CBE 335 The Energy Water Nexus (also MAE 338/ENV 335/ENE 335)
CBE 341 Mass, Momentum, and Energy Transport—or—MAE 423 Heat Transfer (also ENE 423)
CBE 421 Catalytic Chemistry (also CHM 421/ENE 421)
CBE 441 Chemical Reaction Engineering
CEE 304 Environmental Engineering and Energy (also ENE 304/ENV 300)
CEE 305 Environmental Fluid Mechanics (also GEO 375/ENE 305)—or—CEE 306 Hydrology—or—MAE 222 Mechanics of Fluids (also CEE 208)—or—MAE 335 Fluid Dynamics
CEE 471 Introduction to Water Pollution Technology (also GEO/URB 471)
CEE 477 Engineering Design for Sustainable Development (also ENE 477)
ELE 441,442 Solid State Physics I, II (also ENE 441,442)
ELE 557 Solar Cells: Physics, Materials, and Technology (also ENE 557)
ENE 267 Materials for Energy Technologies and Efficiency (also MSE 287/CEE 267)
ENE 418 Fundamentals of Biofuels (also CBE 418)
ENE 431 Solar Energy Conversion (also ELE 431/ENV 431)
MAE 424 Energy Storage Systems (also ENE 424)
MAE 426 Rocket and Air-Breathing Propulsion
MAE 427 Energy Conversion and the Environment: Transportation Applications (also ENE 427)
MAE 531 Combustion

B2. Environmental Science and Geoscience (Earth science, climate, environment, ecosystems, policy and economic assessments of carbon capture and storage technology)
CEE 207 Introduction to Environmental Engineering (also ENV 207)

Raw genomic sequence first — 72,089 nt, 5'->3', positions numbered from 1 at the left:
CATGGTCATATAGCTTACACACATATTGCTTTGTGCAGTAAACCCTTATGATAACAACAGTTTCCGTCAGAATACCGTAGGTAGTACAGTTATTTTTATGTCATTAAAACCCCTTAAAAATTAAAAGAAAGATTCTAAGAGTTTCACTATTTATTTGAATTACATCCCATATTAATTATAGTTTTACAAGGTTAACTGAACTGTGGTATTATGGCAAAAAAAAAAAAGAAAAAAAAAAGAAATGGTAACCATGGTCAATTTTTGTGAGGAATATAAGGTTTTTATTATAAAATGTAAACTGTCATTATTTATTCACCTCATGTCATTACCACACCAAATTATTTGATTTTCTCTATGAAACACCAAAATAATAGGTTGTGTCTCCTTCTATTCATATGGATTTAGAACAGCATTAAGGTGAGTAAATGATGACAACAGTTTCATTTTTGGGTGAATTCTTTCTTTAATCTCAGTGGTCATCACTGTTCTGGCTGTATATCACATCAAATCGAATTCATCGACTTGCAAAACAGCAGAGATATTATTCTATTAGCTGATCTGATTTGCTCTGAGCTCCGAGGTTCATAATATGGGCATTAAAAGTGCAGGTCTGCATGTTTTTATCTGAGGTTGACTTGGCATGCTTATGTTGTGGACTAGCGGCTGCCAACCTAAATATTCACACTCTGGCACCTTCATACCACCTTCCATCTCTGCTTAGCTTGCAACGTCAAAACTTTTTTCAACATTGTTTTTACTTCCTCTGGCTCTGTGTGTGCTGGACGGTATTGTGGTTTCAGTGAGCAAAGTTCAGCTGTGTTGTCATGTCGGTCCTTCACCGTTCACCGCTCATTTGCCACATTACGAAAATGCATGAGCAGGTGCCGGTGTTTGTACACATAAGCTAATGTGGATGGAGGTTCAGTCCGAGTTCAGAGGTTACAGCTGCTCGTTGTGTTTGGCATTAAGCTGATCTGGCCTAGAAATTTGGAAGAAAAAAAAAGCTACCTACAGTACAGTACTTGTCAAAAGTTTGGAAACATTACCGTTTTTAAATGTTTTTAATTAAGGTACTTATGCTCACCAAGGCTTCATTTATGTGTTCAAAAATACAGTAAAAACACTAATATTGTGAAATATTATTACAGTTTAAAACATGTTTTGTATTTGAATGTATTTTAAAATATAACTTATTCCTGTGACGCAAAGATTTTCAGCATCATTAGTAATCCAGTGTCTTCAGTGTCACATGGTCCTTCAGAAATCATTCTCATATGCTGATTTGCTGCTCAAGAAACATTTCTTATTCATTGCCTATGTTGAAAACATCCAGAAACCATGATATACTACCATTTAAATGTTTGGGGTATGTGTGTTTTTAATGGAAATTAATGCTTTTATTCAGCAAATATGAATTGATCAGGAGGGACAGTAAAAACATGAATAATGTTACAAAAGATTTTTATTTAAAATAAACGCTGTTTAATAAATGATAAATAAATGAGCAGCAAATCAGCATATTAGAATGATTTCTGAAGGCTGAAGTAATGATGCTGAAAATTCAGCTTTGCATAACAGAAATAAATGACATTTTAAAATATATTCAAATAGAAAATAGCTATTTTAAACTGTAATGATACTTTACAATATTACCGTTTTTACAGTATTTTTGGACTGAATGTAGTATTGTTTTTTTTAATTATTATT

CEE 304 Environmental Engineering and Energy (also ENE 304/ENV 300)
CEE 311 Global Air Pollution (also CHM 311/GEO 311/ENE 311)
CEE 334 Global Environmental Issues (also WWS 452/ENV 334/ENE 334)
CHM 333 Oil to Ozone: Chemistry of the Environment (also ENV 333/GEO 333)
EEB 417A, B Ecosystems and Global Change (also ENV 417A, B)
ELE 547C Selected Topics in Solid State Electronics
ENV 201A, B Fundamentals of Environmental Studies: Population, Land Use, Biodiversity, and Energy
ENV 302 Practical Models for Environmental Systems (also CEE 302/EEB 302)
ENV 531 Topics in Energy and the Environment (also GEO 531/CEE 583)
GEO 203 Fundamentals of Solid Earth Science (also ENE 203)
GEO 425 Introduction to Ocean Physics for Climate (also MAE 425)
ORF 474 Special Topics in Operations Research and Financial Engineering
WWS 306 Environmental Economics (also ECO 329/ENV 319)
WWS 350 The Environment, Science and Policy (also ENV 350)